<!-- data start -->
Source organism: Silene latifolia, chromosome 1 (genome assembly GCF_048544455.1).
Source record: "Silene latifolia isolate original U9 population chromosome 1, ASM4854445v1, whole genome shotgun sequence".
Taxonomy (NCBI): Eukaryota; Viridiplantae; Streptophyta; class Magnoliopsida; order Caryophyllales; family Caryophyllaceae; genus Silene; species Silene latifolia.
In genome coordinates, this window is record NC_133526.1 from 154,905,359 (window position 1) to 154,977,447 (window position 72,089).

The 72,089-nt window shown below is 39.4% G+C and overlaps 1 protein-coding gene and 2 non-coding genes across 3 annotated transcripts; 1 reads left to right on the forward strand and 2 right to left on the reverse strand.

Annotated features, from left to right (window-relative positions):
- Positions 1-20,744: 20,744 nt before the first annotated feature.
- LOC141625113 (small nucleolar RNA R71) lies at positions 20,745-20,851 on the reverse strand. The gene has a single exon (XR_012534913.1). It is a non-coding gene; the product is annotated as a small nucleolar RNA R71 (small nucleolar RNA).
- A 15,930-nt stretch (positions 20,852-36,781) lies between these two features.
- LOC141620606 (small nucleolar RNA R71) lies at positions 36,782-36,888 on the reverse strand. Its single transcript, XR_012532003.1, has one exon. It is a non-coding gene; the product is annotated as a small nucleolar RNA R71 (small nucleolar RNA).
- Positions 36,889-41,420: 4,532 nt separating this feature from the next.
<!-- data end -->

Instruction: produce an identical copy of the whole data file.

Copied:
Source organism: Silene latifolia, chromosome 1 (genome assembly GCF_048544455.1).
Source record: "Silene latifolia isolate original U9 population chromosome 1, ASM4854445v1, whole genome shotgun sequence".
Taxonomy (NCBI): Eukaryota; Viridiplantae; Streptophyta; class Magnoliopsida; order Caryophyllales; family Caryophyllaceae; genus Silene; species Silene latifolia.
In genome coordinates, this window is record NC_133526.1 from 154,905,359 (window position 1) to 154,977,447 (window position 72,089).

The 72,089-nt window shown below is 39.4% G+C and overlaps 1 protein-coding gene and 2 non-coding genes across 3 annotated transcripts; 1 reads left to right on the forward strand and 2 right to left on the reverse strand.

Annotated features, from left to right (window-relative positions):
- Positions 1-20,744: 20,744 nt before the first annotated feature.
- LOC141625113 (small nucleolar RNA R71) lies at positions 20,745-20,851 on the reverse strand. The gene has a single exon (XR_012534913.1). It is a non-coding gene; the product is annotated as a small nucleolar RNA R71 (small nucleolar RNA).
- A 15,930-nt stretch (positions 20,852-36,781) lies between these two features.
- LOC141620606 (small nucleolar RNA R71) lies at positions 36,782-36,888 on the reverse strand. Its single transcript, XR_012532003.1, has one exon. It is a non-coding gene; the product is annotated as a small nucleolar RNA R71 (small nucleolar RNA).
- Positions 36,889-41,420: 4,532 nt separating this feature from the next.